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Anthropologist sets out to disprove ‘there are no gays in Vietnam’ creed

Anthropologist sets out to disprove ‘there are no gays in Vietnam’ creed

The war in Vietnam ended in 1975, for some. But for Vietnam’s gay community, it still continues, whether they be at home or abroad.

Though the Southeast Asian country recently had its gay pride and the current government is hearing a debate on whether to legalize same-sex marriages, historically and culturally, homosexuality still remains taboo.

As Dr Natalie Newton, a Vietnamese-American anthropologist whose parents migrated to California, points out, homophobic Vietnamese call homosexuality a Western disease while Westerners called it a Vietnamese disease, specifically during French colonialism of Vietnam.

‘Frenchmen claimed that Vietnamese women were so ugly with blackened teeth from betel nut chewing that this “forced” colonials into engaging in homosexuality under the influence of opium.’

Newton, whose dissertation analyzes how the global LGBT human rights movement interfaces with the local lesbian community in Saigon, has embarked on an online project. The Viet LGBT History Campaign aims to ‘bring visibility to the contributions of LGBTs in Vietnamese and Vietnamese-American history’.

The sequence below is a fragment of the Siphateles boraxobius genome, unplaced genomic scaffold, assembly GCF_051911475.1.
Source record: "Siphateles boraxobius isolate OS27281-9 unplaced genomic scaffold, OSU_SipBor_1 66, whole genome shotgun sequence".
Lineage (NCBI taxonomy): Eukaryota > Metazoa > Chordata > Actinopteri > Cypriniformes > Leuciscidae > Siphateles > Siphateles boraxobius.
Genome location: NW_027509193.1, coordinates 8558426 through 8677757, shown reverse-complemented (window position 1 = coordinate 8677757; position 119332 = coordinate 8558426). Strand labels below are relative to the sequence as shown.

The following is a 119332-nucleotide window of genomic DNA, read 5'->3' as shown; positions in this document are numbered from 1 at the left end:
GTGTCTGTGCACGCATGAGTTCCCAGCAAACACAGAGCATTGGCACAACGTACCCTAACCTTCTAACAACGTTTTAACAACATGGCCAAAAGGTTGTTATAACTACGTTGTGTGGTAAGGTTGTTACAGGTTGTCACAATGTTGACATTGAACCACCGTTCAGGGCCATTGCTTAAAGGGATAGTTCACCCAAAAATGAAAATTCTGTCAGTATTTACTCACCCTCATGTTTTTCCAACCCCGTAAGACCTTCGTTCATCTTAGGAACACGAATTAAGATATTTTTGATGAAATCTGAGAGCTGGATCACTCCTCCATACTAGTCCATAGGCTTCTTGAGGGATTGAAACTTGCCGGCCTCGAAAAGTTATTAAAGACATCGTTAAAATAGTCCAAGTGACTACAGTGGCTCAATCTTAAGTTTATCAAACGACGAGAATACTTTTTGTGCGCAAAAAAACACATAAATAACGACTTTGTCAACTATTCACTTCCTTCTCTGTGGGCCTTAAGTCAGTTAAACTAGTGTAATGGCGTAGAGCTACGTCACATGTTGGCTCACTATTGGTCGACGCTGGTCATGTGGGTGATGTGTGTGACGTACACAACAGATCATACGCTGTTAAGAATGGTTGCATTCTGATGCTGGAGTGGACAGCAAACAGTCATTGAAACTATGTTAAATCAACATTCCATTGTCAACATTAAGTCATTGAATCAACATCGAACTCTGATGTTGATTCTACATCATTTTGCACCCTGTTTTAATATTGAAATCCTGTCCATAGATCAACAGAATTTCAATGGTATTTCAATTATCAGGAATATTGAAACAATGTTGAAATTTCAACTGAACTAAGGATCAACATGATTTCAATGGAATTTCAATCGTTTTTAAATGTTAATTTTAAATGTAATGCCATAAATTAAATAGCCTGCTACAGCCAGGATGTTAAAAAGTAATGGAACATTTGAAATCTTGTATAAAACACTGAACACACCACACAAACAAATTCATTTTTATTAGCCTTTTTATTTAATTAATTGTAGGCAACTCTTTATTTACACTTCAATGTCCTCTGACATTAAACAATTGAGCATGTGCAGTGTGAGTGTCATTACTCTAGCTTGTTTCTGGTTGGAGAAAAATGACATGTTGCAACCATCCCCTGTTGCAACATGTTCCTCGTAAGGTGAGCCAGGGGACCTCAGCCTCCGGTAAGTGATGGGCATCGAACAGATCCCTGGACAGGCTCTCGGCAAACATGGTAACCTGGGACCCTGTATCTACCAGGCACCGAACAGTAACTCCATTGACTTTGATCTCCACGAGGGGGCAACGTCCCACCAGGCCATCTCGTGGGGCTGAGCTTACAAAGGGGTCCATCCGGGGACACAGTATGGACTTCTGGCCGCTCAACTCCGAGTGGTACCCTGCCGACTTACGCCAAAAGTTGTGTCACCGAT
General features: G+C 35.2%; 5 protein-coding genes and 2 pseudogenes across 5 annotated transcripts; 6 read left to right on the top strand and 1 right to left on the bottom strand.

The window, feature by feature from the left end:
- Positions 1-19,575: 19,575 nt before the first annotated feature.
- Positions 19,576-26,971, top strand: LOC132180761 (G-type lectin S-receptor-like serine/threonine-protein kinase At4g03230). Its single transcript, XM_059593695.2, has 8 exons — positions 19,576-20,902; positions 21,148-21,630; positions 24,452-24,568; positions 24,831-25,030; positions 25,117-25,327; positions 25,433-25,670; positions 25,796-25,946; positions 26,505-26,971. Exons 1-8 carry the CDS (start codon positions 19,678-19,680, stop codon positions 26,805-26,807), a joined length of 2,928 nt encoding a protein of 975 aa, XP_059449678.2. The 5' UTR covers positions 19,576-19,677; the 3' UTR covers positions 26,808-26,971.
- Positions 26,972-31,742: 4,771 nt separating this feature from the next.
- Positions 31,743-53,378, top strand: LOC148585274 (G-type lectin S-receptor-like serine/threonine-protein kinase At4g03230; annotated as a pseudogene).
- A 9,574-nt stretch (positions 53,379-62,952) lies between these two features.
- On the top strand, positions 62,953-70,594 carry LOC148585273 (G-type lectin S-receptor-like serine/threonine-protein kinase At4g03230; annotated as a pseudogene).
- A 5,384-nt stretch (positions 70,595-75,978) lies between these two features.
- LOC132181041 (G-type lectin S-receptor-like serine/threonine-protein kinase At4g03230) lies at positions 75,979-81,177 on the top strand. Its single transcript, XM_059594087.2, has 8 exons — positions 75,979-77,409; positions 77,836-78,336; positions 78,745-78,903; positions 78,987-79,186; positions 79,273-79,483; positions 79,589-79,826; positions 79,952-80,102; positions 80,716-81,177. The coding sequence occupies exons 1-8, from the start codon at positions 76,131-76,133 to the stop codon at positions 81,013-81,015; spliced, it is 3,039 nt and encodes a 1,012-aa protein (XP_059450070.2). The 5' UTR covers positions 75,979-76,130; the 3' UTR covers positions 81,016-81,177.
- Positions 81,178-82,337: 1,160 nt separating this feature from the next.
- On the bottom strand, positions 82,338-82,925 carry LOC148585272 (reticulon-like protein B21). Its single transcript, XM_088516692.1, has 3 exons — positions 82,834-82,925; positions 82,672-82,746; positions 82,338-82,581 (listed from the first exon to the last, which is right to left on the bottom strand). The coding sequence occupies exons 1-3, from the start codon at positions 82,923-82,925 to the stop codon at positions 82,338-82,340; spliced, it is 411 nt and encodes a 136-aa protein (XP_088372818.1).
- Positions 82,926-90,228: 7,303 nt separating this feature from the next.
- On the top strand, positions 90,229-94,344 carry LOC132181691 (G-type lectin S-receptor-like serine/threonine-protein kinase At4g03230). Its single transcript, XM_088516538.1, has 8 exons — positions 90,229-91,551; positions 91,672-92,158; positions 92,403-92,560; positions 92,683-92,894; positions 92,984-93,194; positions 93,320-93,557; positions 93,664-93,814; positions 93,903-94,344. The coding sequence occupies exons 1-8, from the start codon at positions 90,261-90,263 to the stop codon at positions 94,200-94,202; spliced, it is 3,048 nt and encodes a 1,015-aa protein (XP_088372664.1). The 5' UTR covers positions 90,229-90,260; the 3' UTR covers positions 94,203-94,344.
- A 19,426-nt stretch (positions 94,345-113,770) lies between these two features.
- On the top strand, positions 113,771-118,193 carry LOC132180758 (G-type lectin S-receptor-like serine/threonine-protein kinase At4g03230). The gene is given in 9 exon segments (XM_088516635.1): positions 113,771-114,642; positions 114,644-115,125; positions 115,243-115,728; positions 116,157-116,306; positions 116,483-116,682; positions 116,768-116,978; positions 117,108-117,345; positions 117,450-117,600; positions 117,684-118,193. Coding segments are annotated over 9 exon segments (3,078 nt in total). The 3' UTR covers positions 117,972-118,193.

“I started this website to respond to a specific event that excluded Viet LGBTs in California, as well as a bigger picture of homophobia and orientalism around Viet LGBTs,” Newton tells Gay Star News.

The event she is referring to is the Westminster Little Saigon Tet or Lunar New Year parade this summer.

After participating for three years, this time gay groups found themselves barred after the parade was handed over to an alliance to manage.

The new managers included the Vietnamese Interfaith Council in America that had in the past urged a boycott of the parade due to the participation of the gay groups.

While some activists have started an online signature campaign for inclusion, Newton hopes her project will bust the myth that ‘there are no gay people in Vietnamese culture or history’.

Along with her collaborators Hai Vo, who helped with the designing and translations, and Pierre Tran, who also helped with translations, the project will include photographs and images of Vietnamese who are publicly homosexual, transgender, or bisexual and have significantly contributed to Vietnamese history, culture, and community politics.

Newton says they include gay poet Xuan Dieu, transgender singer Cindy Thai Tai, and spiritual leaders of the indigenous Mau religion.

Called ‘dong co’, these shamans are usually males who prefer homosexual relationships and cross-dress as women during spiritual rituals.

‘Everyday Vietnamese American LGBT individuals also contribute to the well-being and strength of the Vietnamese American community through their work in social service nonprofits, mental health care, higher education, medical care, and government services,’ Newton says in the online introduction to the project.